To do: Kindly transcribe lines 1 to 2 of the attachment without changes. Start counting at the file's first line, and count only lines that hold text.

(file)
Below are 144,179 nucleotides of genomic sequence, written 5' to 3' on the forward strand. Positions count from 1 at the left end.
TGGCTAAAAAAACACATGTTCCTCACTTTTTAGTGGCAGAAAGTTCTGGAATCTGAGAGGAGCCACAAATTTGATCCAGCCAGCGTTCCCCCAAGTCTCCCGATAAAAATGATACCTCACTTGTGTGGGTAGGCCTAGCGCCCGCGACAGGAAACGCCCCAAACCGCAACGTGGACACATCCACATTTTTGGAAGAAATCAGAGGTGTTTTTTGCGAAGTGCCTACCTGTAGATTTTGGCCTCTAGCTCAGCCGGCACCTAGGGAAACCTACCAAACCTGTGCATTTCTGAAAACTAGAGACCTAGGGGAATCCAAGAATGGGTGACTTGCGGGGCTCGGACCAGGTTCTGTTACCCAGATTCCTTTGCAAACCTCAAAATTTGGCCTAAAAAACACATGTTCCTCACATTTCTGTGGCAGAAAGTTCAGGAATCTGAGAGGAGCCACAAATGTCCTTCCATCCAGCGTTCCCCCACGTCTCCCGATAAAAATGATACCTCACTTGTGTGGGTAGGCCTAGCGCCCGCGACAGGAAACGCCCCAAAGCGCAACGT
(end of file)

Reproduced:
Below are 144,179 nucleotides of genomic sequence, written 5' to 3' on the forward strand. Positions count from 1 at the left end.
TGGCTAAAAAAACACATGTTCCTCACTTTTTAGTGGCAGAAAGTTCTGGAATCTGAGAGGAGCCACAAATTTGATCCAGCCAGCGTTCCCCCAAGTCTCCCGATAAAAATGATACCTCACTTGTGTGGGTAGGCCTAGCGCCCGCGACAGGAAACGCCCCAAACCGCAACGTGGACACATCCACATTTTTGGAAGAAATCAGAGGTGTTTTTTGCGAAGTGCCTACCTGTAGATTTTGGCCTCTAGCTCAGCCGGCACCTAGGGAAACCTACCAAACCTGTGCATTTCTGAAAACTAGAGACCTAGGGGAATCCAAGAATGGGTGACTTGCGGGGCTCGGACCAGGTTCTGTTACCCAGATTCCTTTGCAAACCTCAAAATTTGGCCTAAAAAACACATGTTCCTCACATTTCTGTGGCAGAAAGTTCAGGAATCTGAGAGGAGCCACAAATGTCCTTCCATCCAGCGTTCCCCCACGTCTCCCGATAAAAATGATACCTCACTTGTGTGGGTAGGCCTAGCGCCCGCGACAGGAAACGCCCCAAAGCGCAACGT